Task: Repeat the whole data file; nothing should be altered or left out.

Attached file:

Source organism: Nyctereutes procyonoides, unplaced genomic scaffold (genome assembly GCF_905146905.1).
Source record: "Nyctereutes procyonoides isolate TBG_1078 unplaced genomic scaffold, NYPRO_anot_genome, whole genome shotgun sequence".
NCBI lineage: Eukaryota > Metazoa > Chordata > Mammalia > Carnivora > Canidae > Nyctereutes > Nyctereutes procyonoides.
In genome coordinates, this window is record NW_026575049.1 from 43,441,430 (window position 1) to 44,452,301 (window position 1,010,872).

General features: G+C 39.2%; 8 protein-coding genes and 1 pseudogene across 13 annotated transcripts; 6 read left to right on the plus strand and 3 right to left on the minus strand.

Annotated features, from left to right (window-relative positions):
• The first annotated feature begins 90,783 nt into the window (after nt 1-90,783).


Source organism: Nyctereutes procyonoides, unplaced genomic scaffold (genome assembly GCF_905146905.1).
Source record: "Nyctereutes procyonoides isolate TBG_1078 unplaced genomic scaffold, NYPRO_anot_genome, whole genome shotgun sequence".
NCBI lineage: Eukaryota > Metazoa > Chordata > Mammalia > Carnivora > Canidae > Nyctereutes > Nyctereutes procyonoides.
In genome coordinates, this window is record NW_026575049.1 from 43,441,430 (window position 1) to 44,452,301 (window position 1,010,872).

General features: G+C 39.2%; 8 protein-coding genes and 1 pseudogene across 13 annotated transcripts; 6 read left to right on the plus strand and 3 right to left on the minus strand.

Annotated features, from left to right (window-relative positions):
• The first annotated feature begins 90,783 nt into the window (after nt 1-90,783).